House of Blues, Boston MA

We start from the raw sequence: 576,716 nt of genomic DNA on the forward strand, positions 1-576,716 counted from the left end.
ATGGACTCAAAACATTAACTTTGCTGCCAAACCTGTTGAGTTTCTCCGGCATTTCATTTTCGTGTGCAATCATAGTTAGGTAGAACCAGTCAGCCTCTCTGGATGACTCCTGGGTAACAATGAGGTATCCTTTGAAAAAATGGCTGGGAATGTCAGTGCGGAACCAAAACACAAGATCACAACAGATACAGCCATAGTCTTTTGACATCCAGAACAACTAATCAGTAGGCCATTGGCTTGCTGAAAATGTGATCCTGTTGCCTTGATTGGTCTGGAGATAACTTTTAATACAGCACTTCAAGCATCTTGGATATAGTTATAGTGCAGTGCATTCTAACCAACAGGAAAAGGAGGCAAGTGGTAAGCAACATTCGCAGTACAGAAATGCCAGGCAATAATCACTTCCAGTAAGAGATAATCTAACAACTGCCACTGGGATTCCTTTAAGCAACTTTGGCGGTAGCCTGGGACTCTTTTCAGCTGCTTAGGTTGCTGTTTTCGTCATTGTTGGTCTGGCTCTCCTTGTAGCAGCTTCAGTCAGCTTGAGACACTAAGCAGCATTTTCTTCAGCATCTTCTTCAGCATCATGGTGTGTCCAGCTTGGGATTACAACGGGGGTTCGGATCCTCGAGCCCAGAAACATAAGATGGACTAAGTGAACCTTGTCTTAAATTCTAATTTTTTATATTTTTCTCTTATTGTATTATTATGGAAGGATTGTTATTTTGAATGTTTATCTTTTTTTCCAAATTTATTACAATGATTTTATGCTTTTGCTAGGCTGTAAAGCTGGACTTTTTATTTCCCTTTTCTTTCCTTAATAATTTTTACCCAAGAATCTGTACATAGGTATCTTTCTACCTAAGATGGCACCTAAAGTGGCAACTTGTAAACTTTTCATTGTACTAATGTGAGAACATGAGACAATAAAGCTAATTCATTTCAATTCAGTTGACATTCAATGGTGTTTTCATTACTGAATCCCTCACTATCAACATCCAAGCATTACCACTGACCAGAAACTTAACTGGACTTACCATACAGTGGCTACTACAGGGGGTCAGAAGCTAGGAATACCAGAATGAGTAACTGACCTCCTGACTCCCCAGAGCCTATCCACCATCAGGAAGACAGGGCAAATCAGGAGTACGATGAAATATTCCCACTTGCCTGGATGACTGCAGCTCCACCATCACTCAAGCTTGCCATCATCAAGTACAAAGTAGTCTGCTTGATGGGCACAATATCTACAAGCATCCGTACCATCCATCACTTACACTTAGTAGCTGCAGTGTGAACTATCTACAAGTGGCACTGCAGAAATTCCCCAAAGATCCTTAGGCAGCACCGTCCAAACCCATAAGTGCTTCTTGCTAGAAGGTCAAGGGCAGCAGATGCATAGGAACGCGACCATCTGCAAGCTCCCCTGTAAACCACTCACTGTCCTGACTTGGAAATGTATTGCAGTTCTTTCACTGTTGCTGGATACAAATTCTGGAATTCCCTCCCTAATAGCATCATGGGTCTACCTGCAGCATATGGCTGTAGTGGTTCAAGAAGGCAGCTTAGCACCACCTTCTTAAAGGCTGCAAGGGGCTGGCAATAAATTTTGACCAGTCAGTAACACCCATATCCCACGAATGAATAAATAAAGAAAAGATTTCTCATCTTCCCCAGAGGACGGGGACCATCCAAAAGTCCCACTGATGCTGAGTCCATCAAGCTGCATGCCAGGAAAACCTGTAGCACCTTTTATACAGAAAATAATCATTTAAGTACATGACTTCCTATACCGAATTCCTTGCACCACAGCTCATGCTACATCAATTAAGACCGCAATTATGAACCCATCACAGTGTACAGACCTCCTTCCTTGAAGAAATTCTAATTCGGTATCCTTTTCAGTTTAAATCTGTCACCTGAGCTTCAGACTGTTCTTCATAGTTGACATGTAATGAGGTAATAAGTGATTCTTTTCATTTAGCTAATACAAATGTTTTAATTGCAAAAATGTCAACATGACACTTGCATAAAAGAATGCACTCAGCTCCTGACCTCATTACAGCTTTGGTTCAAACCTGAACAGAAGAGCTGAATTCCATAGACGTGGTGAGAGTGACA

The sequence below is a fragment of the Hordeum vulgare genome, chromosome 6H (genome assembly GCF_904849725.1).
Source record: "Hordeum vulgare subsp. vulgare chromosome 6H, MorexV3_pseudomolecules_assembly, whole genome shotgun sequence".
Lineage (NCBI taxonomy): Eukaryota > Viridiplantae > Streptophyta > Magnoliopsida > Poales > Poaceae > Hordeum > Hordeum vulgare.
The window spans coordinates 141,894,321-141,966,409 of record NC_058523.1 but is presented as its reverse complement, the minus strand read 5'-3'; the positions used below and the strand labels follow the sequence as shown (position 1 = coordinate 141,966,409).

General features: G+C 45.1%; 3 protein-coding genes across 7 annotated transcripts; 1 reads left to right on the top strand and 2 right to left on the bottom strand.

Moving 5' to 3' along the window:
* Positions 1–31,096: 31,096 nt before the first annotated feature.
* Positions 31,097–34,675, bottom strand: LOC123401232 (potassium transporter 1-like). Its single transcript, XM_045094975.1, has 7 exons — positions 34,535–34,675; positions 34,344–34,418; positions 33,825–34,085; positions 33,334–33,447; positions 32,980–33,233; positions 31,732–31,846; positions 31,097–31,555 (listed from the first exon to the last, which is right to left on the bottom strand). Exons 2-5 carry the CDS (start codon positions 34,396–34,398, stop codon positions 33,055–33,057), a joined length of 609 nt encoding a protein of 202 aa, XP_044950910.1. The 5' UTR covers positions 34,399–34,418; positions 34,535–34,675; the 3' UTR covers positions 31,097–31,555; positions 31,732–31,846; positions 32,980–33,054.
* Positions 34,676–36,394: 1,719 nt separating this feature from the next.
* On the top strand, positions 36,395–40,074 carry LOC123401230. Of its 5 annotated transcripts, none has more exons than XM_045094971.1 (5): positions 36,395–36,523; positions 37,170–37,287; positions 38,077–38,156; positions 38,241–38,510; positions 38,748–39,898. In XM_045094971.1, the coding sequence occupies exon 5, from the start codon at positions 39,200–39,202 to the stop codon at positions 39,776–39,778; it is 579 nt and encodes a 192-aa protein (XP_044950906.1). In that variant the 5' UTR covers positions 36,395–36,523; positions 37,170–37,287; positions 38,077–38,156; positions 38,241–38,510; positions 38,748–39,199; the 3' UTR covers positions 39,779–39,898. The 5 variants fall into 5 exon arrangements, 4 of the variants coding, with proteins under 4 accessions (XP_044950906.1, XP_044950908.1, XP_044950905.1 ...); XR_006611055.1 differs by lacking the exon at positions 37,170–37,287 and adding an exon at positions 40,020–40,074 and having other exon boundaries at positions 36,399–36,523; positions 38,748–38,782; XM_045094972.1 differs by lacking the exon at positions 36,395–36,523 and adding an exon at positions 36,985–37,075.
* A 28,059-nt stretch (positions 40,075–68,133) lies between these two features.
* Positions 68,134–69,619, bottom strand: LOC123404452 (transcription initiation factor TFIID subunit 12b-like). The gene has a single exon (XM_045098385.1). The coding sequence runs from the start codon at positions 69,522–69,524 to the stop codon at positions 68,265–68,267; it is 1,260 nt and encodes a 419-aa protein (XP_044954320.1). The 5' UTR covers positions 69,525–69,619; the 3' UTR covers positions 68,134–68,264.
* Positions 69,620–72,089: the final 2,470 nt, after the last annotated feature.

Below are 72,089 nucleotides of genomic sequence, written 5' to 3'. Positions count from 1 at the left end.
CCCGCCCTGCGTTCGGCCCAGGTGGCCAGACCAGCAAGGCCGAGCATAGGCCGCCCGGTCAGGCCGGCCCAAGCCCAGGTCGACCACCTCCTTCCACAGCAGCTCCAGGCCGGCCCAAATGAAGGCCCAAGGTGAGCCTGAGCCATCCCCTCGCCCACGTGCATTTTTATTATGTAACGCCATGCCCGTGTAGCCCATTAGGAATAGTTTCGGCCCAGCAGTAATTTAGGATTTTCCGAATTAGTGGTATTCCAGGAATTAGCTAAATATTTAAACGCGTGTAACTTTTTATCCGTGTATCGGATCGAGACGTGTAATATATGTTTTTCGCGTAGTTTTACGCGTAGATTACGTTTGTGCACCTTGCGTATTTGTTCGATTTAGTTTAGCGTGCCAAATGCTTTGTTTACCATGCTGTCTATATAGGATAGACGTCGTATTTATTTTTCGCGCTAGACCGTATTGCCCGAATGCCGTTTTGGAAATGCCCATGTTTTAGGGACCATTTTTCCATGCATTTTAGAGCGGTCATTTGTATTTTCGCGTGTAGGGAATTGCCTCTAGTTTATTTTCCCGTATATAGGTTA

“What a night!” I’m thinking as I look at the long line to get in and recognize quite a few people I haven’t seen in generations. The place is packed as Contrapposto, a duo from Portland, Maine, goes on. The female singer is wearing a butterfly outfit and black tights with wings; and has a very powerful voice. Her male bandmate, dances around a lot wearing a little black bandit mask, and has a small keyboard strapped around his neck; which he never plays. They sing and dance behind taped electronica music. As I scribble notes, I ask Brett Milano, who is standing next to me: “Brett, what type of electronic music is this?” And he looks at me and says “Electronic… STUFF.” I like their songs “Rabbit Habbits,” “Lyre’s Call,” and “Cousinfriend.”